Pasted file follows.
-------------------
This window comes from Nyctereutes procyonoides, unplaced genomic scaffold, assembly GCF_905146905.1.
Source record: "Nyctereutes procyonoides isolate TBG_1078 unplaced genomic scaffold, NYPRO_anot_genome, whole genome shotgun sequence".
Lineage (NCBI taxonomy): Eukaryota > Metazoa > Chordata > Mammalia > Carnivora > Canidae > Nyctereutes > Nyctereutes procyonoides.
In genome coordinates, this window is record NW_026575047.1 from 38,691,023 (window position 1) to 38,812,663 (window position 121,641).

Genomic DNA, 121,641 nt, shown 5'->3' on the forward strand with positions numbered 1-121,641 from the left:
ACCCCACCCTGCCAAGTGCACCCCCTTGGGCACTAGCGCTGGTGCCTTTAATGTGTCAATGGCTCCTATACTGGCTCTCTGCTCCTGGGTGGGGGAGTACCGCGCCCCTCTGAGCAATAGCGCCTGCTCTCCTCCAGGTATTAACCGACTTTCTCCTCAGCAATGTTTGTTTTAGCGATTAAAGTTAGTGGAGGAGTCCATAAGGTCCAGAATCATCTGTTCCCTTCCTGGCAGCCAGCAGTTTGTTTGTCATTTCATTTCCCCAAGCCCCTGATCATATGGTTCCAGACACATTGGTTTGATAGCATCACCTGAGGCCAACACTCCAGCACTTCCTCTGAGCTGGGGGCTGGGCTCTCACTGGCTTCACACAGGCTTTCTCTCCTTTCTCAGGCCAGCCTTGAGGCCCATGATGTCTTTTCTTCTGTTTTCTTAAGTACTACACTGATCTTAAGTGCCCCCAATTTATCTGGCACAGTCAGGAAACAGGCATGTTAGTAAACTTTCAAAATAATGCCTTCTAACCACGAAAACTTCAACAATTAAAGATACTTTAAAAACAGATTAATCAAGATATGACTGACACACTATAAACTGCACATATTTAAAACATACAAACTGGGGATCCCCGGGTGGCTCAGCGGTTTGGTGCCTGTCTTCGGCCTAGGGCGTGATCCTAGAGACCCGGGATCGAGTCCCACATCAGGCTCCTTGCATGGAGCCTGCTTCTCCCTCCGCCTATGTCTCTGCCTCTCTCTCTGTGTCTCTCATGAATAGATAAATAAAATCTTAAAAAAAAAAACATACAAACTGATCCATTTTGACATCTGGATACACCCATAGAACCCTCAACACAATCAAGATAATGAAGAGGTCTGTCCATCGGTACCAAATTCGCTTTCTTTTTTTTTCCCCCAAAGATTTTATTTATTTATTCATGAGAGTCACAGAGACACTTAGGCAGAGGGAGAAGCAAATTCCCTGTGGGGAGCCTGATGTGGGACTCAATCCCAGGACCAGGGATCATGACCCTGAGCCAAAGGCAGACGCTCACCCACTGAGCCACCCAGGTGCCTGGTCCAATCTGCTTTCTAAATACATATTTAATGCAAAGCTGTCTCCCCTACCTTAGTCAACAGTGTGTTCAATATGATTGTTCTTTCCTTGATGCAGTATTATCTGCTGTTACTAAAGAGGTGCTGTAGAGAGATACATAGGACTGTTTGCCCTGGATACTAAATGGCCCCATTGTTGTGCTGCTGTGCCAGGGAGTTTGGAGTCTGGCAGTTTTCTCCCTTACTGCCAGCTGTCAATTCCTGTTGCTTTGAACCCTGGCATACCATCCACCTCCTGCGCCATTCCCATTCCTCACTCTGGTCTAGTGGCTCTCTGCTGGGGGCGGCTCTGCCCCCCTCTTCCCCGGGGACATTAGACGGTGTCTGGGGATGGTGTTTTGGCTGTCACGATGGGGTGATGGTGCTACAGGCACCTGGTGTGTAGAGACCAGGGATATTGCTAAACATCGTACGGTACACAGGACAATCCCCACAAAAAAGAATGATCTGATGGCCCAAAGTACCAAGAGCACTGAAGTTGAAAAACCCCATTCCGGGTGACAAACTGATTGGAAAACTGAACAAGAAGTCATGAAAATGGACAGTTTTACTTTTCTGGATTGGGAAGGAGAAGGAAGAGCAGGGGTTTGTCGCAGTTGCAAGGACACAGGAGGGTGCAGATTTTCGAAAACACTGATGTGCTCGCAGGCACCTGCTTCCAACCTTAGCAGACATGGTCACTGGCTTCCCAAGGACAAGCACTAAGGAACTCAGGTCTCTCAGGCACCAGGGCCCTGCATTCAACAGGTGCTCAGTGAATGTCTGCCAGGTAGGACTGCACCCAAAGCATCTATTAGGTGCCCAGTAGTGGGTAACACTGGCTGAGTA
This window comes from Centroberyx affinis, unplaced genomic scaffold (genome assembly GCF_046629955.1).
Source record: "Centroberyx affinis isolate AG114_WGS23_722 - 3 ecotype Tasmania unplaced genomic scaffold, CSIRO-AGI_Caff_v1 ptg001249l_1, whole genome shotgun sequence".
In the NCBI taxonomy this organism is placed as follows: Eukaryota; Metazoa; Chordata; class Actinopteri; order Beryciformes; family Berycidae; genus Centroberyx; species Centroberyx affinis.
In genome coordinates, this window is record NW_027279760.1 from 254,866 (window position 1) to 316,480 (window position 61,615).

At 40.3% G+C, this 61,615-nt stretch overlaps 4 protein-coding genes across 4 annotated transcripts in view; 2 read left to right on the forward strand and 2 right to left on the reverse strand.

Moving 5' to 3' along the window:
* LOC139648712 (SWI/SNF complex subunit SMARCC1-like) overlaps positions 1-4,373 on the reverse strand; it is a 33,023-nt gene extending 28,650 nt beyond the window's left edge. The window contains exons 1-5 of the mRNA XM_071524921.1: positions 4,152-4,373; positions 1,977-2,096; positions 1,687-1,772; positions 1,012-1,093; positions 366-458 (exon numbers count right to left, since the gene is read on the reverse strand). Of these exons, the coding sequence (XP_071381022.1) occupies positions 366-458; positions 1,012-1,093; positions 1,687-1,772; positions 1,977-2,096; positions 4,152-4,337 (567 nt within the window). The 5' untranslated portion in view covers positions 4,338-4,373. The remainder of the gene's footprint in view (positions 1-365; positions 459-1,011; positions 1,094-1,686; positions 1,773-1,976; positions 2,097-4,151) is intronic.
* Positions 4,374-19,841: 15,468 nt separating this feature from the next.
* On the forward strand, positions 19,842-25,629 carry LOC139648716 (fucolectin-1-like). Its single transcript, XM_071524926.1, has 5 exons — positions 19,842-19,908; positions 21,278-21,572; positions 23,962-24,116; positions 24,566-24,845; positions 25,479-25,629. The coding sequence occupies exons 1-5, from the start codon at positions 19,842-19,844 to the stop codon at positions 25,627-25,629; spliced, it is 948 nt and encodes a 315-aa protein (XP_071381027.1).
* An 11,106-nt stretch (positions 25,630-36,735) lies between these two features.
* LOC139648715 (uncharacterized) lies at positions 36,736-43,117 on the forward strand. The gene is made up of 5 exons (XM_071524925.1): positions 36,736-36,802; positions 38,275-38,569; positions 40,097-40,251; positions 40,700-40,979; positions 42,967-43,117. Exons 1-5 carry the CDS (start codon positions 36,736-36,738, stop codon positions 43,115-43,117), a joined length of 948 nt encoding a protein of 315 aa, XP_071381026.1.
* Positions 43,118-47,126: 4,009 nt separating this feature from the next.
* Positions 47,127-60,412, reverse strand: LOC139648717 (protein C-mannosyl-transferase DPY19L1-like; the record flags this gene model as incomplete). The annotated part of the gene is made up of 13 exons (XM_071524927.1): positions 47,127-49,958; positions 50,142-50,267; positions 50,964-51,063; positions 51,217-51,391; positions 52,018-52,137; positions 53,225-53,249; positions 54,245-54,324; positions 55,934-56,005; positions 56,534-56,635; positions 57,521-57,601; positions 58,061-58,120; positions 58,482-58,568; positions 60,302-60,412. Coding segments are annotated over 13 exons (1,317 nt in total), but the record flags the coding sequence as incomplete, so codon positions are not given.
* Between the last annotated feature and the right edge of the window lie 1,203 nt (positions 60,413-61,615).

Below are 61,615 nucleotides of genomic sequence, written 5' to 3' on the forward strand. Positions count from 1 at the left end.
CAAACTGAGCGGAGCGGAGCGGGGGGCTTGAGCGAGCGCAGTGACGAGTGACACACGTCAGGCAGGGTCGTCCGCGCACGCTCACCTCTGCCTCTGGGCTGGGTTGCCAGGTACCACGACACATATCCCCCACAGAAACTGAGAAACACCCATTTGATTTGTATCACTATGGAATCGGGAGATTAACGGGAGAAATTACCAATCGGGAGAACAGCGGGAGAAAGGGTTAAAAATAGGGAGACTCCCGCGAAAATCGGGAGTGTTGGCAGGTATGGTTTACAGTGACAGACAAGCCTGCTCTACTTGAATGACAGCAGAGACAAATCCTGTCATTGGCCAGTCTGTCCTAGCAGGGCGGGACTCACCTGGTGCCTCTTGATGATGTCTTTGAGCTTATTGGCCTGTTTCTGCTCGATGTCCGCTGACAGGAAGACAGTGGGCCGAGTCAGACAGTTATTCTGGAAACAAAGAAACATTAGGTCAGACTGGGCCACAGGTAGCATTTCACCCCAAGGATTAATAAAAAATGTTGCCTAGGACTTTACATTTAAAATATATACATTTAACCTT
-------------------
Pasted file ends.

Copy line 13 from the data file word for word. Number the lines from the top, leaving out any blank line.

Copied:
* LOC139648712 (SWI/SNF complex subunit SMARCC1-like) overlaps positions 1-4,373 on the reverse strand; it is a 33,023-nt gene extending 28,650 nt beyond the window's left edge. The window contains exons 1-5 of the mRNA XM_071524921.1: positions 4,152-4,373; positions 1,977-2,096; positions 1,687-1,772; positions 1,012-1,093; positions 366-458 (exon numbers count right to left, since the gene is read on the reverse strand). Of these exons, the coding sequence (XP_071381022.1) occupies positions 366-458; positions 1,012-1,093; positions 1,687-1,772; positions 1,977-2,096; positions 4,152-4,337 (567 nt within the window). The 5' untranslated portion in view covers positions 4,338-4,373. The remainder of the gene's footprint in view (positions 1-365; positions 459-1,011; positions 1,094-1,686; positions 1,773-1,976; positions 2,097-4,151) is intronic.